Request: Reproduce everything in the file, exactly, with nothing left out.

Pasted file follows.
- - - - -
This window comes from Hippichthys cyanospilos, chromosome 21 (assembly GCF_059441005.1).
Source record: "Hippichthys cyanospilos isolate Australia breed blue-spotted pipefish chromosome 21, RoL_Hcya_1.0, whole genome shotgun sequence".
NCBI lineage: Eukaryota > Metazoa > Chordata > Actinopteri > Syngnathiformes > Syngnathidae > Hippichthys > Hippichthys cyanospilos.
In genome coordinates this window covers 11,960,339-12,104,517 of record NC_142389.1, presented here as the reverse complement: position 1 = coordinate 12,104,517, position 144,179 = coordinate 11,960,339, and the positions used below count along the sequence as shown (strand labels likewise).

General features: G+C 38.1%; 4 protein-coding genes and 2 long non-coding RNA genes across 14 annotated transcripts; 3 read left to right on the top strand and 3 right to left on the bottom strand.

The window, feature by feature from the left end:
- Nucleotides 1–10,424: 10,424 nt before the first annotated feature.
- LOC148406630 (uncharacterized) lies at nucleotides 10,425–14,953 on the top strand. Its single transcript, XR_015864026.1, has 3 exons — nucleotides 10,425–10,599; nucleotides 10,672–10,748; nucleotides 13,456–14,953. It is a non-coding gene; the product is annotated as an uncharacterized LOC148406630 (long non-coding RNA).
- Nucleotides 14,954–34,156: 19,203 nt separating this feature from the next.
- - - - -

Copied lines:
This window comes from Hippichthys cyanospilos, chromosome 21 (assembly GCF_059441005.1).
Source record: "Hippichthys cyanospilos isolate Australia breed blue-spotted pipefish chromosome 21, RoL_Hcya_1.0, whole genome shotgun sequence".
NCBI lineage: Eukaryota > Metazoa > Chordata > Actinopteri > Syngnathiformes > Syngnathidae > Hippichthys > Hippichthys cyanospilos.
In genome coordinates this window covers 11,960,339-12,104,517 of record NC_142389.1, presented here as the reverse complement: position 1 = coordinate 12,104,517, position 144,179 = coordinate 11,960,339, and the positions used below count along the sequence as shown (strand labels likewise).

General features: G+C 38.1%; 4 protein-coding genes and 2 long non-coding RNA genes across 14 annotated transcripts; 3 read left to right on the top strand and 3 right to left on the bottom strand.

The window, feature by feature from the left end:
- Nucleotides 1–10,424: 10,424 nt before the first annotated feature.
- LOC148406630 (uncharacterized) lies at nucleotides 10,425–14,953 on the top strand. Its single transcript, XR_015864026.1, has 3 exons — nucleotides 10,425–10,599; nucleotides 10,672–10,748; nucleotides 13,456–14,953. It is a non-coding gene; the product is annotated as an uncharacterized LOC148406630 (long non-coding RNA).
- Nucleotides 14,954–34,156: 19,203 nt separating this feature from the next.